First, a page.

Moorea is yet another beautiful island surrounded by a lagoon. There are 2 large bays on the north side of the island, Opunohu Bay on the left and Cook's Bay on the right.
The Paul Gaughin anchors alternately between the two. This time we were in Cook's Bay.
Since we had such good luck on Roratonga finding our own tour guide, we decided to do the same here. We ended up with Caroline, who took 4 of us on a great tour of the interior of the island. And it was less than half the cost of the tours through the ship.
We first went to a pineapple plantation. I have really gotten hooked on fresh pineapple on the ship.
She then showed us the "Pierced Mountain," Mouaputa.
The hole was formed when the demi-god Pai tossed his magic spear from Tahiti to prevent Rotui (the mountain) from being carried off to the island of Raiatea by the god of thieves known as Hiro. (Got that?)
Then we went up to the Belvedere Overlook. The movie shows a 360-degree pan, and it starts and stops at the large peak Mt. Mouaroa, which the tour guides like to call "Bali Hai."
In case you missed it in the video, that's our ship in Cook's Bay.
Caroline then led us on a short hike up to another lookout. These trees are Tahitian mape chestnut trees. Their trunks are fascinating.
We then went to see a couple of ruins from the 13th century called marae. Here Caroline demonstrates how the rocks sticking up are really ancient backs of chairs.
These inland tribes abandoned their land and moved to the coast when missionaries arrived in the early 1800s.
Then we stopped at a vanilla farm that also sold various fruit jams and jellies and gave us free samples.
They had a gorgeous location overlooking Opunohu Bay.
Our last stop was a real killer. We stopped at the Fruit Juice Factory where we got free samples of distilled fruits. Wow! They were really strong. When they got to the one that was 40% alcohol, I stumbled back to the truck.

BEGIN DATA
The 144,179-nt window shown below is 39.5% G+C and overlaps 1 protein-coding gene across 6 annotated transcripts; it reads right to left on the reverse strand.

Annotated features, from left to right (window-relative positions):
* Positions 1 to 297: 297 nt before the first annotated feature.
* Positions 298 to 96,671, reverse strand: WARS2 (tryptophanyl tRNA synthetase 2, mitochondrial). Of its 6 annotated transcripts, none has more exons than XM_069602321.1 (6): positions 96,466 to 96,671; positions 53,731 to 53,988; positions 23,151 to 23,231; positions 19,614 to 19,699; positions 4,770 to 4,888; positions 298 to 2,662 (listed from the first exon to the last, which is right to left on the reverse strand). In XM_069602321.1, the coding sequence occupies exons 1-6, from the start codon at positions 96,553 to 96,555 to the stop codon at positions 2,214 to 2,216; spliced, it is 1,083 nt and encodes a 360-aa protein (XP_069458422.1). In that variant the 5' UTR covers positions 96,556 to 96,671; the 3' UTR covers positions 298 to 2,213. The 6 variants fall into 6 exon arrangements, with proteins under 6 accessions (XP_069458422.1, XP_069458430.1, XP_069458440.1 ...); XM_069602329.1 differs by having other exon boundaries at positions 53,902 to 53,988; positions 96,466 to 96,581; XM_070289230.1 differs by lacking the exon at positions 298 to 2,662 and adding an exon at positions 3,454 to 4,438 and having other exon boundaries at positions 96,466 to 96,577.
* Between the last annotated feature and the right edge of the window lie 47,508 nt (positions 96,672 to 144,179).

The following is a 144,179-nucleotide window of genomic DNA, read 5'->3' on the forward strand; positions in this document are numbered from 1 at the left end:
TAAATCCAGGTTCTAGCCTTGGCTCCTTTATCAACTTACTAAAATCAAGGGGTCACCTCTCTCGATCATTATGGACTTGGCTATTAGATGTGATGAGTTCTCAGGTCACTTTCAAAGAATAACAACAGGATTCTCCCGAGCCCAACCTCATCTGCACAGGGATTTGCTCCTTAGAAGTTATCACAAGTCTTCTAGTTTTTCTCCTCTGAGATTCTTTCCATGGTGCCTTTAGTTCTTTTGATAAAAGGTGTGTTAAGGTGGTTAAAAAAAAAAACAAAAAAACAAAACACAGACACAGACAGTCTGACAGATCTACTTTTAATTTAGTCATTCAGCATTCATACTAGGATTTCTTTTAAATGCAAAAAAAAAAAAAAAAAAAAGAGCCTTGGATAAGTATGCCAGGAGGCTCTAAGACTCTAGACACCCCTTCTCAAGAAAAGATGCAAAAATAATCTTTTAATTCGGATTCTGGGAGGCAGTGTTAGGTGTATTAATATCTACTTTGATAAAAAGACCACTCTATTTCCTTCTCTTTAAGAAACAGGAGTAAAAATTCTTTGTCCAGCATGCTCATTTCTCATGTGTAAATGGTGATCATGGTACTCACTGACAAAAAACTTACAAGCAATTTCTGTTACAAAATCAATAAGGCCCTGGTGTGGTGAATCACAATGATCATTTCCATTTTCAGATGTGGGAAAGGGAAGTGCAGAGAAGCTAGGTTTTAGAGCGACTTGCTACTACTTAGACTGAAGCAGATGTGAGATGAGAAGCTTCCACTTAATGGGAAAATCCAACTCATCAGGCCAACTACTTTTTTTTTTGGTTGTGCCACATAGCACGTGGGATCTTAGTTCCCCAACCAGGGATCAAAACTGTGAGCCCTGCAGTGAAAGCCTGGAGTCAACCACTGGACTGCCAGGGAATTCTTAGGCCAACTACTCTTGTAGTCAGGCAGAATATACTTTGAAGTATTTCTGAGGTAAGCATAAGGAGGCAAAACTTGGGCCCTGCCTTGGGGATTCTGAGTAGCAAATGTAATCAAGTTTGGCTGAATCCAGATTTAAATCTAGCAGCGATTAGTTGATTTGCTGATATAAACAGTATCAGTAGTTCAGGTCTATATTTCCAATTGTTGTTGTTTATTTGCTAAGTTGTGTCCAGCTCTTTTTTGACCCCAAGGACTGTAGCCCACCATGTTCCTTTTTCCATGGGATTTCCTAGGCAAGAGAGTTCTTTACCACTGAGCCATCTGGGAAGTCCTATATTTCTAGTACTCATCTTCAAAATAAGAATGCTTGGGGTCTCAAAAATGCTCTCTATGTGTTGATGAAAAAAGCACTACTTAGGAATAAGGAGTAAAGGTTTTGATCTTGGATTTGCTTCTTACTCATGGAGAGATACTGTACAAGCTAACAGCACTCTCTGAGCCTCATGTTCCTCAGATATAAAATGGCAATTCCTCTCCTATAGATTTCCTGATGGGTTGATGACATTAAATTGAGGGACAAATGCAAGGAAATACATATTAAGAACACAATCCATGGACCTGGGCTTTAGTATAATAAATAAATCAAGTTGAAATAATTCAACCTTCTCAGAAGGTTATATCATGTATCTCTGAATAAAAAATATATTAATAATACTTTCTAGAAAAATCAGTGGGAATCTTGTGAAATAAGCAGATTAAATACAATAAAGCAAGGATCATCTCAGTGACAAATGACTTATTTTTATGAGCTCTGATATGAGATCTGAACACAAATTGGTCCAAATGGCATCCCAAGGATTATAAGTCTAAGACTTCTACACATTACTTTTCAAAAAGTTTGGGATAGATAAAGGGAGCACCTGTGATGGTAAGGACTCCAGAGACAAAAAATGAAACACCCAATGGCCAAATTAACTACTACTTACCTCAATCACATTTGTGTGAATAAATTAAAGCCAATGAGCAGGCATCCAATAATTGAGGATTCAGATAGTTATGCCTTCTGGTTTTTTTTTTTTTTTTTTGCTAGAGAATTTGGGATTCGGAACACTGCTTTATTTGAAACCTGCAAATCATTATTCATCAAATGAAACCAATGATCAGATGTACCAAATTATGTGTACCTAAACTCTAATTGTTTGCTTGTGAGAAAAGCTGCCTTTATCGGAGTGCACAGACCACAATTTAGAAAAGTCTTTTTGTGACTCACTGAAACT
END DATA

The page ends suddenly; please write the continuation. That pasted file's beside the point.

But I did love this bottle with the pineapple inside.
Made it back to the tender dock.
And spent the afternoon recovering from a great tour.
That night was Polynesian night on the ship. They brought aboard some locals to show us how to make leis and heis (the wreaths on their heads.)
I managed to score a hei. I must look pitiful with my bandaged-up hand....
Some of you have asked whether I took home any black pearls. This necklace was my only purchase. It's a black pearl on a shell that looks like a flower. It's not silver, just looks it because of the flash. It wasn't very expensive, but I really like it.
Dinner was a real Polynesian treat.
Peter, the guy on the left, is the ship's pianist who plays in the piano bar. But he's also a great singer. In fact I think he's better than Michael. He did a show of Elton John songs the first night that was terrific, but I didn't have my camera along. He's fairly new on the ship, so hopefully they will add more of his shows.
And of course Les Gauguines were there to entertain us.
The evening show was up on the top deck. A local dance troup, Tiare Tarona Nui, put on a great show. The video is over a minute long, a record for me, but I really liked the song and the little guy in the middle.